In comparing the 19th century historical whaling data with the 20th century records from OBIS (372 recorded sightings), there was no apparent change in sperm whale distribution between the two date ranges (Figure 7). The whales still seem to be concentrated in equatorial waters, with a higher distribution to the south of the equator, overlapping with what is now PIPA. The only truly modern records of sperm whale presence that could be located were anecdotal sightings by SEA, which photographed six individuals but reported at least thirty individuals within the PIPA boundary in 2015 (Figure 8).
Figure 7. OBIS records of sperm whale sightings in and around the Phoenix Islands and Howland and Baker units of the Pacific Remote Islands Marine National Monument (PRIMNM). All sightings in OBIS come from 1913, which were from the Wildlife Conservation Society Dataset (Woolmer, 2013).
Figure 8. Drone photograph of sperm whales taken inside of PIPA on July 2015 by the SEA vessel SSV Seamans.
The Phoenix Archipelago is one of the most protected island chains in the Pacific and thus could be an important region for sperm whale conservation given its remote location, complex and productive oceanographic upwelling, and low vessel traffic given the prohibition on commercial fishing (presumably resulting in low noise pollution). The twinned marine protection efforts of Kiribati and the US across the Archipelago create a large spatial area (4,59,950 km2 combined) with strong protection policies. Though the effects of MPAs on large mammal populations are unclear (Grech and Marsh, 2008), it is thought that large-scale MPAs should attract large mammals (Hoyt, 2012) even though sperm whales may utilize and depend upon waters beyond MPA boundaries. However, the available data to test MPA efficacy for large mammals is not yet available given that the level of effort in studying large marine mammal populations in the central Pacific has been low, and the variability in year-to-year distributions of relatively small modern populations has been comparatively high (Cantor et al., 2017). Therefore, conclusions about MPA effectiveness in the rebuilding of marine mammal populations have not yet been made (Taylor et al., 2007), and the question of whether MPAs – even large, remote, and uninhabited MPAs such as these – are sufficiently large enough to positively impact large mammal populations is still an open question.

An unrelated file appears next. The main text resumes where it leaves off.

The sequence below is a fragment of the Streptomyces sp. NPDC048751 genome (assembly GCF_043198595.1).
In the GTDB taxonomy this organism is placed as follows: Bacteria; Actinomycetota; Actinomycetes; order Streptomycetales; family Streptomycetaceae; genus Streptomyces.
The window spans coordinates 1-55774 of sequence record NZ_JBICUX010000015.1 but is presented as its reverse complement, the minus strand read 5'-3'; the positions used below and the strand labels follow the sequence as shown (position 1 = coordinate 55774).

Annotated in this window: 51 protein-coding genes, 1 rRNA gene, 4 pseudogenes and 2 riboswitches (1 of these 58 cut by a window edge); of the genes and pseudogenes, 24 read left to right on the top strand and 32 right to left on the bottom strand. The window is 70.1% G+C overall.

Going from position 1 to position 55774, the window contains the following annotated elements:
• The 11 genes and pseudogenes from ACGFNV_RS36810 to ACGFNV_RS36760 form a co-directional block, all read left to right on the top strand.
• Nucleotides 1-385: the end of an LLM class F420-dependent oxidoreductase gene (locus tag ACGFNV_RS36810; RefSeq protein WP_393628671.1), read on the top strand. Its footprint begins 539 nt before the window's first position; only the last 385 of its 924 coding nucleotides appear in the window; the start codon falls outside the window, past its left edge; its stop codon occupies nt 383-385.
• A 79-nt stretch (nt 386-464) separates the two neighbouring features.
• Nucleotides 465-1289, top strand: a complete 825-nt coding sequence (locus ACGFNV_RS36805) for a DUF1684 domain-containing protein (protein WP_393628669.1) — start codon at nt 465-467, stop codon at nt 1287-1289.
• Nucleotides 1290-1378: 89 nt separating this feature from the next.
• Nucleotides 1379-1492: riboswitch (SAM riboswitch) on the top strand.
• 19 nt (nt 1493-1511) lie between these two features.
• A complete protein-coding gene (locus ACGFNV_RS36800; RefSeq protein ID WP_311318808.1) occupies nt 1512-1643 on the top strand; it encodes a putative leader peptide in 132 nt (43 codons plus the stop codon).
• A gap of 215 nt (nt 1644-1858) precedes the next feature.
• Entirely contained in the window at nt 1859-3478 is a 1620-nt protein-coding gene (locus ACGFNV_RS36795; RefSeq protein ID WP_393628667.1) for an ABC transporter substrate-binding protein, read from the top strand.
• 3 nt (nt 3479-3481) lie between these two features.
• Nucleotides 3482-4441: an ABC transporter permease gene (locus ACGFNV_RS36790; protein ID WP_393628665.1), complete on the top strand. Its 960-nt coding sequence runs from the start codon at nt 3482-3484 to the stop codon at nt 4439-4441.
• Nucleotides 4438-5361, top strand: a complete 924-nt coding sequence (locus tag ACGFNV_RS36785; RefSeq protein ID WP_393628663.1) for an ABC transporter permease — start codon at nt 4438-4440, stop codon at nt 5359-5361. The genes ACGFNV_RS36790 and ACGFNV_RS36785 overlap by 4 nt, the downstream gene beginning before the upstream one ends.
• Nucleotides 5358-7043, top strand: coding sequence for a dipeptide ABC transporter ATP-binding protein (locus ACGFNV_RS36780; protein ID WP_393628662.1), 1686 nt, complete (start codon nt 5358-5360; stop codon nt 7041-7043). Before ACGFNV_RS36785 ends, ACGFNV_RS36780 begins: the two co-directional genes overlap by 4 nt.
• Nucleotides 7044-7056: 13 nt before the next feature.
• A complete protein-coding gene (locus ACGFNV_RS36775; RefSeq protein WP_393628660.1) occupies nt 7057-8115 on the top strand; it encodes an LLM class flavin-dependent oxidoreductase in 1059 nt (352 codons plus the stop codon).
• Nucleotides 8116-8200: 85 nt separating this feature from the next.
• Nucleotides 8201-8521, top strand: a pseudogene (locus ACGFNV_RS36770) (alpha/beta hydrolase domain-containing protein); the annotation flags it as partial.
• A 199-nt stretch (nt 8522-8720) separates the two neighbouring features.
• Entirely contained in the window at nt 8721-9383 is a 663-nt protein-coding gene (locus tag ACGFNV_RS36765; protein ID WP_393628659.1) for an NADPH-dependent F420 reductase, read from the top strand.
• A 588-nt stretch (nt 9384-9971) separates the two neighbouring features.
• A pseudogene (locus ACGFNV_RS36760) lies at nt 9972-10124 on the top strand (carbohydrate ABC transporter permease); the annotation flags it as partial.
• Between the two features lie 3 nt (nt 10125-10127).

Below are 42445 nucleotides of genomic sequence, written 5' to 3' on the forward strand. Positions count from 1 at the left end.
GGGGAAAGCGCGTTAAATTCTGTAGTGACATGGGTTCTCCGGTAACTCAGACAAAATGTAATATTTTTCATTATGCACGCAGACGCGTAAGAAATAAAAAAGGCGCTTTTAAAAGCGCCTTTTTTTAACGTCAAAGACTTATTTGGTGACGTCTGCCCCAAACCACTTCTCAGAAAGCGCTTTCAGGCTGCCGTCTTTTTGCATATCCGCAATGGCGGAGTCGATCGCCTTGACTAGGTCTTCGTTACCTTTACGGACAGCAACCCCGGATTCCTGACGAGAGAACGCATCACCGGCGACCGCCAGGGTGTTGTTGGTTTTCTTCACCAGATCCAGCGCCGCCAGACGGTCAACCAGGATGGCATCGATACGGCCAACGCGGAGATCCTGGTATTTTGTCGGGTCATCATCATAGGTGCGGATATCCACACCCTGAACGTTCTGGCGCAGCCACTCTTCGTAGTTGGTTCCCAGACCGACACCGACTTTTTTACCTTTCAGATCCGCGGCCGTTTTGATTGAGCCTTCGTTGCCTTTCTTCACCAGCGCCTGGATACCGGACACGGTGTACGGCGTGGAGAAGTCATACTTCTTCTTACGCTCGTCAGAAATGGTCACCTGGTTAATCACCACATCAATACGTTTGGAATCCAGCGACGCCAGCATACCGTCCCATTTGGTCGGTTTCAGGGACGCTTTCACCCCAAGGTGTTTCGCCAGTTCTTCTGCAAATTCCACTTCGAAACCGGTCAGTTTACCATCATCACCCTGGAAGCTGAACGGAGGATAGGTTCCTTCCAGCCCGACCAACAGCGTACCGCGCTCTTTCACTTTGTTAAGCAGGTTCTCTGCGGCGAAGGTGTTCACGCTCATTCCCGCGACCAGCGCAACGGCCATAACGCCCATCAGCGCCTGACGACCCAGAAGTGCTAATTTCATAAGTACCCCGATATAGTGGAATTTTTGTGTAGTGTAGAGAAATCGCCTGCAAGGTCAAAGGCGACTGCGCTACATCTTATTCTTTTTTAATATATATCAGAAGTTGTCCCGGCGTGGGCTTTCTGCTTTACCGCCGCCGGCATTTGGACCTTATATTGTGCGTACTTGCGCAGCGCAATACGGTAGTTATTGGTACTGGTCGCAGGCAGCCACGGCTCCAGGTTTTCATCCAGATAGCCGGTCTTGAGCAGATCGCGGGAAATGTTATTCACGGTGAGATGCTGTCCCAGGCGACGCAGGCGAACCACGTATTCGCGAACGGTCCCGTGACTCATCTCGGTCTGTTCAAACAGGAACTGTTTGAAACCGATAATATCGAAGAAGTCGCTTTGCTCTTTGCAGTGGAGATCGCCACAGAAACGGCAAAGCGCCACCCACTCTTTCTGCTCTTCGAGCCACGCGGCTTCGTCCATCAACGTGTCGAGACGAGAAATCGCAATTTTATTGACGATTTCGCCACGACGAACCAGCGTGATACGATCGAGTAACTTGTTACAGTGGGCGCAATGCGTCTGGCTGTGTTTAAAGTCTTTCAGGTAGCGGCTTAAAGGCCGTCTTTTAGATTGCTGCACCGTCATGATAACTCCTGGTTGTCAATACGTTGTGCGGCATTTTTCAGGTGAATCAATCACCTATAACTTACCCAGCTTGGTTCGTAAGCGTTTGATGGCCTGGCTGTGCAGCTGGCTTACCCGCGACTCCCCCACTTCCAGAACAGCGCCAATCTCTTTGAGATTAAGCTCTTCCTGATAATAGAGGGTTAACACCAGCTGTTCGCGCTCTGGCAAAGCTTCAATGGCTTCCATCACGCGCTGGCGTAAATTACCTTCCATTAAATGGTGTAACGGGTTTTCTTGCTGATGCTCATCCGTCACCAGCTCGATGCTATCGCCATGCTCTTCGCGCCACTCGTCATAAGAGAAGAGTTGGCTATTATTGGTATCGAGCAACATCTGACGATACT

Sperm whales are elusive pelagic organisms that are hard to count, meaning that sperm whale populations in open ocean environments are not well documented (Whitehead, 2002; Merkens et al., 2019). However, using the assumption that open-boat whaling success rate is proportional to sperm whale populations (Whitehead and Jaquet, 1996), these whaling log records are one way to approximate prime sperm whale habitat in the 1800s for future comparison. However, we may never be able to fully assess the lasting impact to the social behavior of whales. Equatorial resident whales would be mostly female herds and their young (Gosho et al., 1984; Lyrholm et al., 1999), sometimes chaperoned by an attendant bull. Sperm whalers mainly targeted bulls (Whitehead et al., 1997), which historically have migrated from higher latitudes to the equator to mate (Gosho et al., 1984; Rice, 1989), potentially with site fidelity (migrating to and from specific areas that may have hosted specific female pods). As such, selective whaling on bulls may have led to social disruption, and population recovery may not effectively reinstate the same patterns of migration, mating, or geographic fidelity (Whitehead et al., 2012). Thus, there remain unknown implications of whaling on whale behavior and population structure. However, applying spatially explicit analyses to historical datasets offers the best-possible opportunity to answer these open questions, specifically to assess (a) whether modern whale distribution matches historical distribution, and (b) provide geospatial context for whether or not hotspots might be differently maintained over season or space in a relatively small population of whales in an era of global change, compared to the frequent sightings and wide distribution found in the historical record.